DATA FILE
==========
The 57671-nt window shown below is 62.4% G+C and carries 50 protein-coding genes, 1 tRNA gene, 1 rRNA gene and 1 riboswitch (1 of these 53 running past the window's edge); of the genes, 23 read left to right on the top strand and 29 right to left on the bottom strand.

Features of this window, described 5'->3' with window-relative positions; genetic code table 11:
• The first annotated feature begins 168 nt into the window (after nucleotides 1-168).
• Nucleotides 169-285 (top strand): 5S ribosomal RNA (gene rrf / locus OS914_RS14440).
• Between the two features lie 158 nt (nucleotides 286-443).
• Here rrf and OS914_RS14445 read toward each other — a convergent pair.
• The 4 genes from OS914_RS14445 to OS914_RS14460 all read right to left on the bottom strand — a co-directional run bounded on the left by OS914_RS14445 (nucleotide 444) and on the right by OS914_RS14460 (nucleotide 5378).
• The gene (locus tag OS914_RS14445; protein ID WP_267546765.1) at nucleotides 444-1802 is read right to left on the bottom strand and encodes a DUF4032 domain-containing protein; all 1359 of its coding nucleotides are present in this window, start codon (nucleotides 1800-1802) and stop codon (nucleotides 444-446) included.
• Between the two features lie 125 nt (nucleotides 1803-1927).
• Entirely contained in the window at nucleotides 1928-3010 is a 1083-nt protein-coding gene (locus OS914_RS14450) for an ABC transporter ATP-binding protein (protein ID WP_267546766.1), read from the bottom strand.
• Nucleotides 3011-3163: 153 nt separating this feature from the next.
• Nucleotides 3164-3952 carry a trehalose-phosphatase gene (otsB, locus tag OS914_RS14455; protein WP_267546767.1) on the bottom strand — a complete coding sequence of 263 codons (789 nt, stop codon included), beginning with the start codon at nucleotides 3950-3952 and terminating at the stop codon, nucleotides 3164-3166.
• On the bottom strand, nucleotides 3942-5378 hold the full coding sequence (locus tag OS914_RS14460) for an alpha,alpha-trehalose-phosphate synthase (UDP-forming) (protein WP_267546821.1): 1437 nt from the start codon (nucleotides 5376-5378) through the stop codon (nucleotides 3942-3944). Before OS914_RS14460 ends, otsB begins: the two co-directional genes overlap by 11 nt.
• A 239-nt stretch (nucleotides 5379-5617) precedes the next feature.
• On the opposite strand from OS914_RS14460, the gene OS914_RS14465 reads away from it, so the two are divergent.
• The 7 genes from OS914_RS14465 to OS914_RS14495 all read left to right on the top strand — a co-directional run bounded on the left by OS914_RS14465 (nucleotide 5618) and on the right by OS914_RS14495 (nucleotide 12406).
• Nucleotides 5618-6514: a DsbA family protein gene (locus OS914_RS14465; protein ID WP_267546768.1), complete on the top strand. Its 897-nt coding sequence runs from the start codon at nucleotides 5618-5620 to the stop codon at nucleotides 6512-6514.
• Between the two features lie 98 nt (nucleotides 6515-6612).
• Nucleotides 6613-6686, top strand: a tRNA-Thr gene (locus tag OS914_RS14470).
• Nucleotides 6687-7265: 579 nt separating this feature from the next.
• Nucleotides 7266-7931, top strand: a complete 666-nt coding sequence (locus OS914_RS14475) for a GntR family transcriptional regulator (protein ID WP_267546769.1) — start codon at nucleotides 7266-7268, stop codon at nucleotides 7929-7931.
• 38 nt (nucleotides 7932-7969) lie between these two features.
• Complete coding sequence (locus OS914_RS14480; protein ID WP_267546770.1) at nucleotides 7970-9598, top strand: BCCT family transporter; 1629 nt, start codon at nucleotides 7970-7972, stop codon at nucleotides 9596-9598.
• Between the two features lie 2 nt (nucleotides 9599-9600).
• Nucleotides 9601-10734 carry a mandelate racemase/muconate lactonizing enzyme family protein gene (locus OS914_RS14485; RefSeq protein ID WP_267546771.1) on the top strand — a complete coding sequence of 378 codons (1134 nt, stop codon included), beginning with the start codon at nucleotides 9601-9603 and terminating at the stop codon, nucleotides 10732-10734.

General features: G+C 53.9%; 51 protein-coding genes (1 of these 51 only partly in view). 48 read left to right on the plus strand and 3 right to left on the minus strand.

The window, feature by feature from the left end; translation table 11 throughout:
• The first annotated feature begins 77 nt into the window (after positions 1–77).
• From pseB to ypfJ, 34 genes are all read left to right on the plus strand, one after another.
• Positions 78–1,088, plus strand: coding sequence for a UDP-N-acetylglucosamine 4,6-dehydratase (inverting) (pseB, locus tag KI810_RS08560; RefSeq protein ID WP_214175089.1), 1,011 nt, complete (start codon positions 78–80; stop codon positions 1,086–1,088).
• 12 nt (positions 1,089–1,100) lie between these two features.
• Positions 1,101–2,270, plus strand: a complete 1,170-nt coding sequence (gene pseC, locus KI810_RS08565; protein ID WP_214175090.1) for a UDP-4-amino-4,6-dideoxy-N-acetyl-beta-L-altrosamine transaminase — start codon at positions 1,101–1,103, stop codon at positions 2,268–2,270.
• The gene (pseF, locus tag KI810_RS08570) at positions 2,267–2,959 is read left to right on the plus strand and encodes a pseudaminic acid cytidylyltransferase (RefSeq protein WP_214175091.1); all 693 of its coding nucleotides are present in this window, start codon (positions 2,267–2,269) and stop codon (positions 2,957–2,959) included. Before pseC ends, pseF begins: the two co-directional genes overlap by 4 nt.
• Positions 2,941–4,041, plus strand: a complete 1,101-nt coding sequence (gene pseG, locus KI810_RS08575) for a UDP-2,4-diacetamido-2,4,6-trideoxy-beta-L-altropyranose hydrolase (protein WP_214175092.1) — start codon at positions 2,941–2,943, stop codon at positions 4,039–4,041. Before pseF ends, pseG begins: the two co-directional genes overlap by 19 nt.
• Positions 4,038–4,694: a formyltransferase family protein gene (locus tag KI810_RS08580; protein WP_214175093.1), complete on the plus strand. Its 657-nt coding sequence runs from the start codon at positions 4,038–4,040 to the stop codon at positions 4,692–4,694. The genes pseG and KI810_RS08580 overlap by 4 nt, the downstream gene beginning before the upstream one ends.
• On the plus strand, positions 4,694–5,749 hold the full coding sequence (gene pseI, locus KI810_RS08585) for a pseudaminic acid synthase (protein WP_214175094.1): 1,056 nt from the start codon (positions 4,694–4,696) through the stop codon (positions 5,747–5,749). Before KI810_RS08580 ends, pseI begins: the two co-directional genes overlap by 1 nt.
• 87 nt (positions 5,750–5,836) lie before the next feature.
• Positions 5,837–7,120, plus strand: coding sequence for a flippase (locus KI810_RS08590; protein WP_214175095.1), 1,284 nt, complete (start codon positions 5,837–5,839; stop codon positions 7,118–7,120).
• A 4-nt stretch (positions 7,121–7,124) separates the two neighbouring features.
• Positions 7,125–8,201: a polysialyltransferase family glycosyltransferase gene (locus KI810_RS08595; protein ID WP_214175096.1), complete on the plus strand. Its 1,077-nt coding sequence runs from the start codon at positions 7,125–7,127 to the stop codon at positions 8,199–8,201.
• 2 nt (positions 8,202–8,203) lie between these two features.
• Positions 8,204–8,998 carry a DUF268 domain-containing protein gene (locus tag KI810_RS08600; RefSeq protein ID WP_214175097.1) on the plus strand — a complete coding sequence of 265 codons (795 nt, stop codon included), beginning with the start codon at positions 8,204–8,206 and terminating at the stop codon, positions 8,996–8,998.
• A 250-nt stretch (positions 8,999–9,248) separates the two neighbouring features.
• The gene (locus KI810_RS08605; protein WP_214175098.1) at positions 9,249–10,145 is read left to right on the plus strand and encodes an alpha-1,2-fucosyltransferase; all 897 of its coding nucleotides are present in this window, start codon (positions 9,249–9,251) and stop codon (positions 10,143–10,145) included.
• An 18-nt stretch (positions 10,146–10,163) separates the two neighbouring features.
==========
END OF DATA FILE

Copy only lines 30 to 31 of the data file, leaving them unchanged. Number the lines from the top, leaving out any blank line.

• Positions 78–1,088, plus strand: coding sequence for a UDP-N-acetylglucosamine 4,6-dehydratase (inverting) (pseB, locus tag KI810_RS08560; RefSeq protein ID WP_214175089.1), 1,011 nt, complete (start codon positions 78–80; stop codon positions 1,086–1,088).
• 12 nt (positions 1,089–1,100) lie between these two features.